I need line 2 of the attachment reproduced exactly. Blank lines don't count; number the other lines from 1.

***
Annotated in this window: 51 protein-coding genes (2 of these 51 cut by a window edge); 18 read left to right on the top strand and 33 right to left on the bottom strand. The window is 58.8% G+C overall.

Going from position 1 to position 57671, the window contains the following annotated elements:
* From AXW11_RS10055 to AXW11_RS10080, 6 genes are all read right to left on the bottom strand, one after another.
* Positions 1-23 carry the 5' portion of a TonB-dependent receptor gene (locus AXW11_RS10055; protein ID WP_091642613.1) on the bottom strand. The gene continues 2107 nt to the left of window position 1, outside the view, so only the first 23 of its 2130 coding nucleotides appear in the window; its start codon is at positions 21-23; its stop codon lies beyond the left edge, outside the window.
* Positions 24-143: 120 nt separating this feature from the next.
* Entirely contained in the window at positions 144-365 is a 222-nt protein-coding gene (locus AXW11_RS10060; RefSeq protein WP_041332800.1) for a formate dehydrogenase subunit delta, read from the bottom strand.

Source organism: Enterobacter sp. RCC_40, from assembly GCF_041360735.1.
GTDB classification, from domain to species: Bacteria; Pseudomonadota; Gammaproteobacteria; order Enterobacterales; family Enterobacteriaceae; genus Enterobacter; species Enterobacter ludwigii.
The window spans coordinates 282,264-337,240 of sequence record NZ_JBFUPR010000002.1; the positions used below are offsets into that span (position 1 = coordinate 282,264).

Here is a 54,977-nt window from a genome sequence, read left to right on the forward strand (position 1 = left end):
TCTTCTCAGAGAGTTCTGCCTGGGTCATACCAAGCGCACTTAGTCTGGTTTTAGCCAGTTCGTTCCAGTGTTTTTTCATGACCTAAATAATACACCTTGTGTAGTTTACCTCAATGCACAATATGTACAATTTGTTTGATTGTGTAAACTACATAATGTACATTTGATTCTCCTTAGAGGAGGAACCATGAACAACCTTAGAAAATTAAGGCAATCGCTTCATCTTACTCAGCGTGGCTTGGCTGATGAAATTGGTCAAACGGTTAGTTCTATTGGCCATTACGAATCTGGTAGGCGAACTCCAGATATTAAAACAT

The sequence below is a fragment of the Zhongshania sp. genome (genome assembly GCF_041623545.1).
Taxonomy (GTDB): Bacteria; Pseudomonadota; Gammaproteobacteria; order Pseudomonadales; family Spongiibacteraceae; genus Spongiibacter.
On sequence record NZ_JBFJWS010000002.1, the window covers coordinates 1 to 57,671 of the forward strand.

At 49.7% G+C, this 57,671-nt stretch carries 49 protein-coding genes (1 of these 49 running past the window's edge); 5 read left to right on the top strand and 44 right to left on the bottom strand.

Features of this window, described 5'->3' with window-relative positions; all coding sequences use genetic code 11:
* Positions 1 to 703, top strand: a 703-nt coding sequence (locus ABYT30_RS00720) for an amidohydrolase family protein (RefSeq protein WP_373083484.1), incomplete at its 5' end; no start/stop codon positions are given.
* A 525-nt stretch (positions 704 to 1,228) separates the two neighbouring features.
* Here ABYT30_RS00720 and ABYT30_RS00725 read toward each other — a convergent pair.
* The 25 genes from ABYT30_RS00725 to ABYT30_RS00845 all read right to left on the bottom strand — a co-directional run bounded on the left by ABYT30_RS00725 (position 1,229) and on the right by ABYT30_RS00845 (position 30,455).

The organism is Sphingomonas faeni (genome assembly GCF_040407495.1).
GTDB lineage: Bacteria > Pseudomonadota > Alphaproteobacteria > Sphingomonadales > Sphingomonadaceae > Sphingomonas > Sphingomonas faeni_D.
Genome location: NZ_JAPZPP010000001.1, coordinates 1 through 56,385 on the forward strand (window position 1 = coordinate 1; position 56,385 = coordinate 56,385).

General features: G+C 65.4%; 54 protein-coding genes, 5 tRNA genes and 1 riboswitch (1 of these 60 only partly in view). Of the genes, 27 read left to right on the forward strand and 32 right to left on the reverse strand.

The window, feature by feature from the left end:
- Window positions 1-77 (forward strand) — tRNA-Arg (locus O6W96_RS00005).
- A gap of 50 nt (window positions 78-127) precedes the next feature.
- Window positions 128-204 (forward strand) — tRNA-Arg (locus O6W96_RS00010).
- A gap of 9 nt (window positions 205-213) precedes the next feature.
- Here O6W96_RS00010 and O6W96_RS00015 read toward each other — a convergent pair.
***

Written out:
Going from position 1 to position 57671, the window contains the following annotated elements: